Question on single tone Peak power/ mean power ratio

Started by kaz 3 years ago6 replieslatest reply 3 years ago404 views

With reference to this paper regarding celluar IoT:

The Prach signal it is referring to is that used in LTE UE attachment to base station. It is deemed having too much PAPR for cellular IoT applications.

Therefore a new Prach signal (NBIoT Prach) is used. This signal is just a single tone that hops across sets of 5 ofdm symbols. 

The paper states that: 

[The PRACH signal after upsampling and filtering has a peak-to-average power ratio (PAPR) in the range of 2 to 7 decibels. The higher the PAPR, the more the required power amplifier backoff. Power amplifier backoff also gives rise to degraded power amplifier efficiency, and thus has a negative impact on device batterylife time.

A new single tone PRACH signal with frequency hopping has been designed for NPRACH in NB-IoT.

This new PRACH signal has extremely low PAPR and thus significantly reduces the need for power amplifier backoff]

The paper gives useful analysis but raises the question as why PAPR of this signal is seen as extremely low yet we know that for a single tone (in air) PAPR is 3dB

Any thoughts  Thanks

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Reply by SlartibartfastDecember 20, 2019

This may sound weird, but the PAPR of a complex-valued tone is 0dB.  That's usually the reference point for optimizing PAPR.  Class C amps can be useful in applications like this since they can be run in full saturation without excessive signal distortion or undesirable effects like excessive spectral regrowth (of sidelobes). This requires a signal with low- to no-PAPR, though, hence the design tradeoffs.

OFDM is generally a high-PAPR signal, but if you restrict the system to transmitting only one tone at a time, it becomes essentially frequency-hopping CW, which is low-PAPR.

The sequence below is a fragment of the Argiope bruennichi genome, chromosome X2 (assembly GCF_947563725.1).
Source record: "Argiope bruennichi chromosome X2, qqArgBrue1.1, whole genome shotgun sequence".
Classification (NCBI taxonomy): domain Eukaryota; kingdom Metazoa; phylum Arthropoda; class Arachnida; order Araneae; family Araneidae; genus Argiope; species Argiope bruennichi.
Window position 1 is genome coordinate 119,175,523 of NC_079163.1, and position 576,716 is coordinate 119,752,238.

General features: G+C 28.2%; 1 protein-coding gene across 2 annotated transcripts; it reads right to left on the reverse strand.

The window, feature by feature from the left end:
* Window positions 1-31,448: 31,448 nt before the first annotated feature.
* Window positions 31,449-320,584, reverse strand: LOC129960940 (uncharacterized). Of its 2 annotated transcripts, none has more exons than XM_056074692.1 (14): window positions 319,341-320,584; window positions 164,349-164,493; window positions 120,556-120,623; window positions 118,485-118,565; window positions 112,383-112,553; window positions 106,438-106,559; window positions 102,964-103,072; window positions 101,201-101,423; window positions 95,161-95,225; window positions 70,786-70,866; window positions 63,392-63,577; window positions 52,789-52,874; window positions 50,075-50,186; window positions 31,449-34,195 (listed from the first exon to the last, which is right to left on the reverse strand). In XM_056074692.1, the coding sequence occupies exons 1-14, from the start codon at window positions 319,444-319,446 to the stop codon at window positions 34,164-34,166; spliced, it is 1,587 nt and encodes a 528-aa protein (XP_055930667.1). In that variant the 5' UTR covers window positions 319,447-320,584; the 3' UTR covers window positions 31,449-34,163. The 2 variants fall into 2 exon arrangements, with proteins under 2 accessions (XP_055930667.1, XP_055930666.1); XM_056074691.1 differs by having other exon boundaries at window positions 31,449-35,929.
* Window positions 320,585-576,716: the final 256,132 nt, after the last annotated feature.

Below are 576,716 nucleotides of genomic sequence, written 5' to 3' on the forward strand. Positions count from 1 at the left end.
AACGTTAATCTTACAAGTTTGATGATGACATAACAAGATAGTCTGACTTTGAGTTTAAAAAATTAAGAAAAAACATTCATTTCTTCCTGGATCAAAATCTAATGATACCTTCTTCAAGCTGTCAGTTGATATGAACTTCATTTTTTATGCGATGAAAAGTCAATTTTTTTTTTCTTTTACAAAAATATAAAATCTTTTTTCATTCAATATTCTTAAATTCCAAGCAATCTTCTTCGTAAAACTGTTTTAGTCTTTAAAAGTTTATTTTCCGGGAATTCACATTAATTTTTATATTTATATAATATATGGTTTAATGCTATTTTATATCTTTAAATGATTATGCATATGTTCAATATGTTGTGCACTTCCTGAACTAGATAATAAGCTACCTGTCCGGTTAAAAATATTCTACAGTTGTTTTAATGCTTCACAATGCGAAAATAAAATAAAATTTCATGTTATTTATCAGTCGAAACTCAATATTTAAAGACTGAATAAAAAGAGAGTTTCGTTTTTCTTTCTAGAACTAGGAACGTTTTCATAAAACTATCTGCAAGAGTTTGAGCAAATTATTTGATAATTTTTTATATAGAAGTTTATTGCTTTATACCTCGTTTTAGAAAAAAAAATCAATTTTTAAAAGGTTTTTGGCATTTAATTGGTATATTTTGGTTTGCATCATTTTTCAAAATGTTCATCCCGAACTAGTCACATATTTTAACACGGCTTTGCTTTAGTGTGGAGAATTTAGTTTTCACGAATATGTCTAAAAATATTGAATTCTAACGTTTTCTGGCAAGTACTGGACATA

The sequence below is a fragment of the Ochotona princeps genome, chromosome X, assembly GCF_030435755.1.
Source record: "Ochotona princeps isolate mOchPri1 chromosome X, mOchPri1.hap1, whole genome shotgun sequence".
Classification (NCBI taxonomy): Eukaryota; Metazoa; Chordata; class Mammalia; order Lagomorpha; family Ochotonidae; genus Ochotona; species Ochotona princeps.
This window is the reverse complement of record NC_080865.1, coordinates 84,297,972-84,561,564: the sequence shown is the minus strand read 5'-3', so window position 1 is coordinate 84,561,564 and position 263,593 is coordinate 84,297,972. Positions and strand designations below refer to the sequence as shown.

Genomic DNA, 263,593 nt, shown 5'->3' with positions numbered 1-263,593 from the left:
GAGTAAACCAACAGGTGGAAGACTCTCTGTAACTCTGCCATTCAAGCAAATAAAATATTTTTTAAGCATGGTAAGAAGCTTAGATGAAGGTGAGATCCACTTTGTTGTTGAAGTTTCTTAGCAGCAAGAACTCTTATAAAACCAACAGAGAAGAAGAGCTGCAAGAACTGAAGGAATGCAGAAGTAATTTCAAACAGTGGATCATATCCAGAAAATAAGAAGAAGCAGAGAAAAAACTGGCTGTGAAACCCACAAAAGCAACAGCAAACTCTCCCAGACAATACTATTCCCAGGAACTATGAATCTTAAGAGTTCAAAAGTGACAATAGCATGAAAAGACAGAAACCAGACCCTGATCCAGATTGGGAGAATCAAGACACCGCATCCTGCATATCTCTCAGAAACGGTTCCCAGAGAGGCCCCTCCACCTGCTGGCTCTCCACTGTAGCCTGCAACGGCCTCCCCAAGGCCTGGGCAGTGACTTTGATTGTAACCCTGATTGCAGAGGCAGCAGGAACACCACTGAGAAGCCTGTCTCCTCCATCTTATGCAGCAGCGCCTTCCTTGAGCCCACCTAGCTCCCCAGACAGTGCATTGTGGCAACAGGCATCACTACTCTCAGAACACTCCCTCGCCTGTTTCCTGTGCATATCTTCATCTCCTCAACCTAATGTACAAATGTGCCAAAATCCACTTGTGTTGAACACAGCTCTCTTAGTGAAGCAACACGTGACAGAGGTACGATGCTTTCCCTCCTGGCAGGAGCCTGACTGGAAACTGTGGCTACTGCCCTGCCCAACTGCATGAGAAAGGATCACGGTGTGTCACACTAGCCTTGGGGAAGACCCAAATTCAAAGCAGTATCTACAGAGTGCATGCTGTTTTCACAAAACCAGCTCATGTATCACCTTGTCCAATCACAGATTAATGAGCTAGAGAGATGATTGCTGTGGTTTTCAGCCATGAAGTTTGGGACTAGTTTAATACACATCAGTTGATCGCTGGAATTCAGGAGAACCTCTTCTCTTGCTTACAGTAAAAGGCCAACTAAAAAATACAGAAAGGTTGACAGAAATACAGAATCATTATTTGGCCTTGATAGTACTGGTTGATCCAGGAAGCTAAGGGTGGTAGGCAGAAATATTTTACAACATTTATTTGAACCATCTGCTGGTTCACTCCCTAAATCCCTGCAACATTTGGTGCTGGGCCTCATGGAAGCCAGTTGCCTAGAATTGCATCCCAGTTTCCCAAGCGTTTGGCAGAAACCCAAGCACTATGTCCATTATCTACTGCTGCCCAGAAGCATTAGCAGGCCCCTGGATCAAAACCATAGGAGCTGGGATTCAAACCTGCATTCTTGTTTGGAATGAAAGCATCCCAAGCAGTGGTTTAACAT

I hope that helps a little.  There are many subtleties that can come into play in this.   I'm assuming the motivation is to be able to use Class C transmit amps to reduce power consumption.

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Reply by kazDecember 25, 2019

Hi Slartibartfast,

Thanks for the reply but you actually did not answer my question, here it is again:


The paper gives useful analysis but raises the question as why PAPR of this signal is seen as extremely low yet we know that for a single tone (in air) PAPR is 3dB


The signal is single tone (real only I assume input to PA is not complex, or is it?) therefore the PAPR is 3 dB which is higher than 2 dB the paper refers to as being high

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Reply by SlartibartfastDecember 25, 2019

The paper may be referring to a complex tone, which has a PAPR of 0dB as I mentioned.   From that reference, 2dB is a higher PAPR.

When a PA transmits a fully saturated signal, like a Class C PA, it will have 0dB PAPR, as I previously mentioned.  ;)

Happy Holidays!

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Reply by SlartibartfastDecember 27, 2019

Well, dangit, I had made another, long clarifying post, but it appears to have disappeared into the ether.